I place my fingers on the keyboard, relishing the familiar touch and smell. It is a minute after 10.00, and all is going to plan. I listen to Mara at the microphone, charming her captive audience. Her welcoming spiel over, she looks in my direction.
‘Good morning, Grace. The audience is primed for a good time. Are you right to play?’ Her saccharine smile and slight nod trigger my fingers. I launch into a crowd favourite, Roll Out the Barrel. Beside me, Ted, balancing his piano accordion, after a missed beat or two, joins in. (The years are starting to tell on my dear friend, but rarely does he sidestep his ingrained urge to entertain.)
Mara, our experienced social organizer, belts out the lyrics, and sways in time, seeking audience participation—a little of which is forthcoming. But only from those few whose eyes have yet to lose their sparkle… Several appear to doze, chins drooping. Perhaps hearing aids are turned off, or lie abandoned in rooms. Or folks may just feel poorly…
As happens each Wednesday morning at Bupa Barron Aged Care Home, my Happy Hour starts.
A fair crowd is present today, judging from the wheelchairs and wheelie-walkers parked in the corner. I hope our music cheers them up.
I like to check the reaction of our audience, and it’s satisfying to see some tapping feet and fingers. There are smiles too. Volunteers and staff join in the singing. Several drape their arms across stooped shoulders or take the opportunity to soothe cream into the hands of their charges.
Those who are able to, pay attention to Mary, Ted and me at the front. The song ends and there is sporadic applause. Some now need their mouths or noses wiped, or to be sat higher in their chairs. Mrs Barbagello in her reclining wheelchair makes a late arrival. I am glad she isn’t left sitting in her room.
Today I recognise a few relatives in attendance, so I can expect some compliments at morning tea. Never unwelcome…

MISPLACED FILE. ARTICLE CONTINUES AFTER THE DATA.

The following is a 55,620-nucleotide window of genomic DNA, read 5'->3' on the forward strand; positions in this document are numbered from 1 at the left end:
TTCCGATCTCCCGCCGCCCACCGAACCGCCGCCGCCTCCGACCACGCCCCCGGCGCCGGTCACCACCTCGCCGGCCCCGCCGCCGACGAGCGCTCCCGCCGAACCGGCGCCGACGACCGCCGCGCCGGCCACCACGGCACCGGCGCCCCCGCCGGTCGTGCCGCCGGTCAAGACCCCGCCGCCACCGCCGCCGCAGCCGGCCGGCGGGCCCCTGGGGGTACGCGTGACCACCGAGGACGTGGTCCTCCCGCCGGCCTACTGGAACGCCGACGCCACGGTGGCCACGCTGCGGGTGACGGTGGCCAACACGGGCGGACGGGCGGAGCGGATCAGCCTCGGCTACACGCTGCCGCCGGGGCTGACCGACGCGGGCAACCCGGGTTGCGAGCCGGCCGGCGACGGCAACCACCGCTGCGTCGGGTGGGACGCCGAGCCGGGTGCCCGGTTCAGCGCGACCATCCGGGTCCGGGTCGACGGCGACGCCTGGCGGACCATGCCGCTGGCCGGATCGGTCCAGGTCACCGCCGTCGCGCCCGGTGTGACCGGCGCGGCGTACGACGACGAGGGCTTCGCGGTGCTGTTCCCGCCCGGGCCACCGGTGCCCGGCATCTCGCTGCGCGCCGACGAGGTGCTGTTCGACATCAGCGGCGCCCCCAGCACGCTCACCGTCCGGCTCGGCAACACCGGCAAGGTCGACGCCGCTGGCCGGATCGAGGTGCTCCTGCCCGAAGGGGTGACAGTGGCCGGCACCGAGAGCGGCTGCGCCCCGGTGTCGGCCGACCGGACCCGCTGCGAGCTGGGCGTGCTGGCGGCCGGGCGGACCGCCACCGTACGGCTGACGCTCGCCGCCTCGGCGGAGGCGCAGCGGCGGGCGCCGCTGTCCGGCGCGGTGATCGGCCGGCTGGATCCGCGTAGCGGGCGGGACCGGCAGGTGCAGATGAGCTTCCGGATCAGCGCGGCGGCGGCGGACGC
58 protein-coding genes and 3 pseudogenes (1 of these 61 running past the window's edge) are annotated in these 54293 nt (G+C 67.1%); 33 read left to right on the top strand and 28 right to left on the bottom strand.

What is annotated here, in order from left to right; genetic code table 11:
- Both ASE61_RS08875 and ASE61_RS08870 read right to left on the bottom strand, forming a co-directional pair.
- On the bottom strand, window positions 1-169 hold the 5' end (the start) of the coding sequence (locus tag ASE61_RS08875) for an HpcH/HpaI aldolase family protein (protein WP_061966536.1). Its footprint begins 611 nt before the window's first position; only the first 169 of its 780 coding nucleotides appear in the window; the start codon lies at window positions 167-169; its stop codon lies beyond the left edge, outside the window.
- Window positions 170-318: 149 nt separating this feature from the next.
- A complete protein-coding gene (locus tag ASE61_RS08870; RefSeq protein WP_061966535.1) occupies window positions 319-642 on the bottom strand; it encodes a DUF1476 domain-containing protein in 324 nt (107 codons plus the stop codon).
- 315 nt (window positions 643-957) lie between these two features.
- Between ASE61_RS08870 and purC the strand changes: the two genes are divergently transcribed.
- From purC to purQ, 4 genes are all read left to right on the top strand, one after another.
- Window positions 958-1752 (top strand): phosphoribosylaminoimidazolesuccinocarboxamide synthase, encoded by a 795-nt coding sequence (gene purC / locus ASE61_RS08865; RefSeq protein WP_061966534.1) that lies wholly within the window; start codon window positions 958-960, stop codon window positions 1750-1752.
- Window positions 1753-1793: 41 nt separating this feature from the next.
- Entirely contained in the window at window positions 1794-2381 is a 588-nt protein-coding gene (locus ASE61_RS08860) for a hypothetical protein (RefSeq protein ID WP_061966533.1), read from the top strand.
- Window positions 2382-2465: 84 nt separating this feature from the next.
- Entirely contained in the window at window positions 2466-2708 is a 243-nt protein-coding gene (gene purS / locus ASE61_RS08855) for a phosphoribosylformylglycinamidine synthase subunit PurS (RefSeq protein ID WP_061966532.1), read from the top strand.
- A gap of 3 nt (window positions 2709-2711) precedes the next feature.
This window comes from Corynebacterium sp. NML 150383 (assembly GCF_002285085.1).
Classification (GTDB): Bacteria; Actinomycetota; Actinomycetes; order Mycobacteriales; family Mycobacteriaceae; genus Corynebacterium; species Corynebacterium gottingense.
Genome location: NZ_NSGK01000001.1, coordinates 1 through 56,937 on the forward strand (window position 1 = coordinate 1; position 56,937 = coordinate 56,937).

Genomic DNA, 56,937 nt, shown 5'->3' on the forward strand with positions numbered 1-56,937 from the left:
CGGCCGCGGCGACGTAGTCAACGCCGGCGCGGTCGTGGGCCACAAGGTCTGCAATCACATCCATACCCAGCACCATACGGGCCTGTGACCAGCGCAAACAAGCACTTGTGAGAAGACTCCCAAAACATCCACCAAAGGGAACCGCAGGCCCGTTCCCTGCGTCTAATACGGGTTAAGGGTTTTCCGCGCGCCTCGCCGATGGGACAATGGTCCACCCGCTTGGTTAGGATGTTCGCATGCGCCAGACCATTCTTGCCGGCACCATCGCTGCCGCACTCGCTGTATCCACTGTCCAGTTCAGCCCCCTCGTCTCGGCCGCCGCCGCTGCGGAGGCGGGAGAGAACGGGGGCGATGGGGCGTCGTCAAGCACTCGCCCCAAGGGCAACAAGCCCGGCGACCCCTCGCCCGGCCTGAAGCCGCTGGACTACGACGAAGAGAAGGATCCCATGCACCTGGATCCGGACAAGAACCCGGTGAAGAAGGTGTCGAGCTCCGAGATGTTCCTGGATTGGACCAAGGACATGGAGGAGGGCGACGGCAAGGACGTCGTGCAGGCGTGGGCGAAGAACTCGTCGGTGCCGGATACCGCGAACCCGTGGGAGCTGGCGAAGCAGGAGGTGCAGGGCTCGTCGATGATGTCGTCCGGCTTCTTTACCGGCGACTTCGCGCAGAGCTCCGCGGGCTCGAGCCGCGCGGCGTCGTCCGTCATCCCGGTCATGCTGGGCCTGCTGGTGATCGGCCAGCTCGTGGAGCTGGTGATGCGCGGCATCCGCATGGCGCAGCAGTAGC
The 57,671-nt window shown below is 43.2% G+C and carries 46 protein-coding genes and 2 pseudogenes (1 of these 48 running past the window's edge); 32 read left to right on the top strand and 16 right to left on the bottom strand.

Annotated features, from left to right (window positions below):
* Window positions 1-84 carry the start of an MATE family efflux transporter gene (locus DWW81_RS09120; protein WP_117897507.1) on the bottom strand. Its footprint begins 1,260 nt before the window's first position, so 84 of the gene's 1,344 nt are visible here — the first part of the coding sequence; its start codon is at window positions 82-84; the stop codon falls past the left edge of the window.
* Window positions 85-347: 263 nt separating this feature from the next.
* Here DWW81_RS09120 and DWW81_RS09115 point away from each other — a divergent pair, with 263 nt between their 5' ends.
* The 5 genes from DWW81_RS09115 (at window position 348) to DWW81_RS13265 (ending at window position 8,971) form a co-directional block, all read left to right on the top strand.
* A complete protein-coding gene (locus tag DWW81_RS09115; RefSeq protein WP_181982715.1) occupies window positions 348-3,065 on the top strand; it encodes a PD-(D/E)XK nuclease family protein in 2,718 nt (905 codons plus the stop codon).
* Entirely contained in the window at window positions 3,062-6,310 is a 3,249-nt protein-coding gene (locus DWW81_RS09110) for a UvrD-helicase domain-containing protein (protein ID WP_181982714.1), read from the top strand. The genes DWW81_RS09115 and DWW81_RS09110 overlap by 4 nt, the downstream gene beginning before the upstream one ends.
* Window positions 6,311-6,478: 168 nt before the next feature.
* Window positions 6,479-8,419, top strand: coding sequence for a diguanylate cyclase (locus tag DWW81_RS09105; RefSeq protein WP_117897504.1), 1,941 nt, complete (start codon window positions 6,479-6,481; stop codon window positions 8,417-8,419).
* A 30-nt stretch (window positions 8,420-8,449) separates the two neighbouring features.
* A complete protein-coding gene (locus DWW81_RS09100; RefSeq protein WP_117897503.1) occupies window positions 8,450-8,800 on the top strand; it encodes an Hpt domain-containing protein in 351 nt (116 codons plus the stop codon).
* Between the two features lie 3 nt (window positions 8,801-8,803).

There are not many outsiders though—visiting hours are shot to pieces with so many recent closures imposed by administration and/or legislation. A convenient excuse for some not to be here? Pardon my nasty thought.
I swallow some water. Then it’s time to commence The Road to Gundagai, another golden oldie. Ted is ready this time, and we make quite a team. Momentarily, I feel chuffed—but prematurely. Isn’t that always the way? I strike one jarring note, and then another seconds later. Not inclined to use sheet music, I have to bear an occasional bump. A blush begins to creep up my face. Mara, however, handles this glitch with aplomb and continues singing–a real trouper. I appreciate her kindly wink which puts me at my ease.
Our program is underway.
One of the local schools has sent along some dancers, sparkling in their finery. The space for their performance, they’ll find a bit cramped, I think. Oh, well. They’ll sort it out.
This is the undoubted highlight of the morning, and ooh’s and aah’s of appreciation brighten the faces of the little ones. Their teacher organises recorded music. I am not needed.
Throughout their item, in my prime viewing position, my heart strings are pleasantly pulled by the youngsters’ determination to keep in time. I rummage in my handbag for a hanky at one stage. Little sweethearts.
After the generous applause for the performers recedes, it is time for the finale, Pack up Your Troubles and our usual old-time medley.
I see from my watch that it’s 11.00 on the dot as I close the lid of the piano.
A familiar bell alerts all present, as the kitchen staff wheel in the refreshments trolley and medications.
But I sense a change in the normal routine. Silence, heads turning, then murmurs… I spy a splash of colour and I see Jess, giggling, and bearing balloons and big bouquet walking towards me, her skirt swirling. Shocked, I stand up.
‘Happy Birthday, darling GeeMa!’ I clutch the flowers she presses on me. Tears overwhelm me–but she knows to have tissues ready.
‘Happy Birthday, Grace!’ rings in my ears. Hard hugs and soft kisses abound. Happiness bubbles from me.
In a wave of kindness, I am escorted to a table and a cushioned chair just for me. Smiles replace my tears of joy.
I hear the strains as Ted starts the Birthday Song. (I had wondered why he’d been fumbling and fussing about while packing up.) Voices chime in with the lyrics and any mistakes in musicianship pass unheeded in the general ruckus.
Cameras are pointed at me.
There is a cake, too, a beauty… Its inscription: ‘Our Grace–90 Years Young’.
I’m officially an ‘oldie’.
© Tropical Writers Inc 2024